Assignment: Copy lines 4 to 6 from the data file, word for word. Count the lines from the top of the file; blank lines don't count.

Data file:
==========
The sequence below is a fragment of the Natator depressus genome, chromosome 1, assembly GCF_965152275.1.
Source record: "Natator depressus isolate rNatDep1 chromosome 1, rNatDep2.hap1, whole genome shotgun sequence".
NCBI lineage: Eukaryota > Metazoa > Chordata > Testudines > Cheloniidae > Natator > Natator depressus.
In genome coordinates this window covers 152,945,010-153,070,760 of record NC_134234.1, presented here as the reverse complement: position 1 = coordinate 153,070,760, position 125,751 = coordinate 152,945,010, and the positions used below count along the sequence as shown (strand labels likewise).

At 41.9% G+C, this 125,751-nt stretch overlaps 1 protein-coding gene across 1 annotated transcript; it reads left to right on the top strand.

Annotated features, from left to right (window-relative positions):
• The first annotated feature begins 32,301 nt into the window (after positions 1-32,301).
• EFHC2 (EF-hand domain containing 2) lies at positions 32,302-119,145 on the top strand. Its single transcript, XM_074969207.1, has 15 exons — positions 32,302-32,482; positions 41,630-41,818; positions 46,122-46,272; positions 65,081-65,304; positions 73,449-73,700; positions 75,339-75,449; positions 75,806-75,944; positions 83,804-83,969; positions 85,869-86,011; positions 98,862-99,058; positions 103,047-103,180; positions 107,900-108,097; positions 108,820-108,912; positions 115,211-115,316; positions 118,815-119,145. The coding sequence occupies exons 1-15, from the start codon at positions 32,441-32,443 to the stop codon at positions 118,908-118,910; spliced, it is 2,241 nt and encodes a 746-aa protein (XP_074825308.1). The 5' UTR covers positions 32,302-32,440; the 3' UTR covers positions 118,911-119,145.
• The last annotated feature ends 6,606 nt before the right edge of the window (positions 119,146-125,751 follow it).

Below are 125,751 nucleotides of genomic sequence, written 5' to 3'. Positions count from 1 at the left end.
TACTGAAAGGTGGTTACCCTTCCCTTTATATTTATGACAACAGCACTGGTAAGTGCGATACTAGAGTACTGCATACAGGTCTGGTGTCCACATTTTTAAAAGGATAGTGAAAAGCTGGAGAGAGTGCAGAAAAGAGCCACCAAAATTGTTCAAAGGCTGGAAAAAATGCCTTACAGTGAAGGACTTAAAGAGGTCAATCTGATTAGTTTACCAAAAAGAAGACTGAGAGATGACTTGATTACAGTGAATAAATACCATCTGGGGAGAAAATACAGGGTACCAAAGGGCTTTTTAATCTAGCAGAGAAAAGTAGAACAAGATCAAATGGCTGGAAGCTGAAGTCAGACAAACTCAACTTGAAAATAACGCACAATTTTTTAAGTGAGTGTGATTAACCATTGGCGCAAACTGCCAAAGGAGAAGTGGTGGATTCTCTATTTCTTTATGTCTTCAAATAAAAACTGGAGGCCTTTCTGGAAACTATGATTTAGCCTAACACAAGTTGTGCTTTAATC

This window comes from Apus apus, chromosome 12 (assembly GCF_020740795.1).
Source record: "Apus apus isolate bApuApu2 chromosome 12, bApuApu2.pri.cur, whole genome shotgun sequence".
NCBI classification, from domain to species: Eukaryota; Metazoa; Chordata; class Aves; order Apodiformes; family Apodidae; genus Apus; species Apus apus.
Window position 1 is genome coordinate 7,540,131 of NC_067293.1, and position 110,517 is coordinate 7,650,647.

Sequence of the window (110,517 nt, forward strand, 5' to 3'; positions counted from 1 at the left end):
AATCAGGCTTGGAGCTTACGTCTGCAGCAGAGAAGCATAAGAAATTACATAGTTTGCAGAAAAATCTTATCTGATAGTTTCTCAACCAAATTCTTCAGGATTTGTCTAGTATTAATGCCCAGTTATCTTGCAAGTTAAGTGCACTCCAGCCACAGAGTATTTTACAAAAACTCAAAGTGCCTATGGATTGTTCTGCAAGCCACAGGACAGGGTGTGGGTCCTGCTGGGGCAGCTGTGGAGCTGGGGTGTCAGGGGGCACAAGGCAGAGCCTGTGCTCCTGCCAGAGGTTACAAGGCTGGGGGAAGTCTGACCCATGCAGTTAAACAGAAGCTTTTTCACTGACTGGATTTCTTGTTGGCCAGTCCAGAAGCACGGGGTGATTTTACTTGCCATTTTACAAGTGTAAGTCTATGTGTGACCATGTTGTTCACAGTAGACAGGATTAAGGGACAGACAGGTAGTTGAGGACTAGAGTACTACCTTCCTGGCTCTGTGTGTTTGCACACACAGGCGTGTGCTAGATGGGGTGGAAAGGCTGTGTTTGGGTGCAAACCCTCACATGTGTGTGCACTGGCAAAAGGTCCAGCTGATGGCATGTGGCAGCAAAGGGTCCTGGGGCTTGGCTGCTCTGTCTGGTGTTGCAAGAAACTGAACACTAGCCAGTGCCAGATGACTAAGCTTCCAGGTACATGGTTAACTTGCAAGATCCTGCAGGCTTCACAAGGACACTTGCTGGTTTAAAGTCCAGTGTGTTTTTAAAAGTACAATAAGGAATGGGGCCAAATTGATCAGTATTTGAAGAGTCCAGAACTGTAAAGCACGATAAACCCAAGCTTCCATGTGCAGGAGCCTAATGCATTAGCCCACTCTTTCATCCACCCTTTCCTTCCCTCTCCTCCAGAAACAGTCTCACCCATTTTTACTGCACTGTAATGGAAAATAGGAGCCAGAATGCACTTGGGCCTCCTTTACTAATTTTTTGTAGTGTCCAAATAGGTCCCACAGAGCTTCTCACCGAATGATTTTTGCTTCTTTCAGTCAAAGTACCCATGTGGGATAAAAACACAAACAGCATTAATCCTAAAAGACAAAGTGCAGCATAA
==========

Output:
In genome coordinates this window covers 152,945,010-153,070,760 of record NC_134234.1, presented here as the reverse complement: position 1 = coordinate 153,070,760, position 125,751 = coordinate 152,945,010, and the positions used below count along the sequence as shown (strand labels likewise).

At 41.9% G+C, this 125,751-nt stretch overlaps 1 protein-coding gene across 1 annotated transcript; it reads left to right on the top strand.

Annotated features, from left to right (window-relative positions):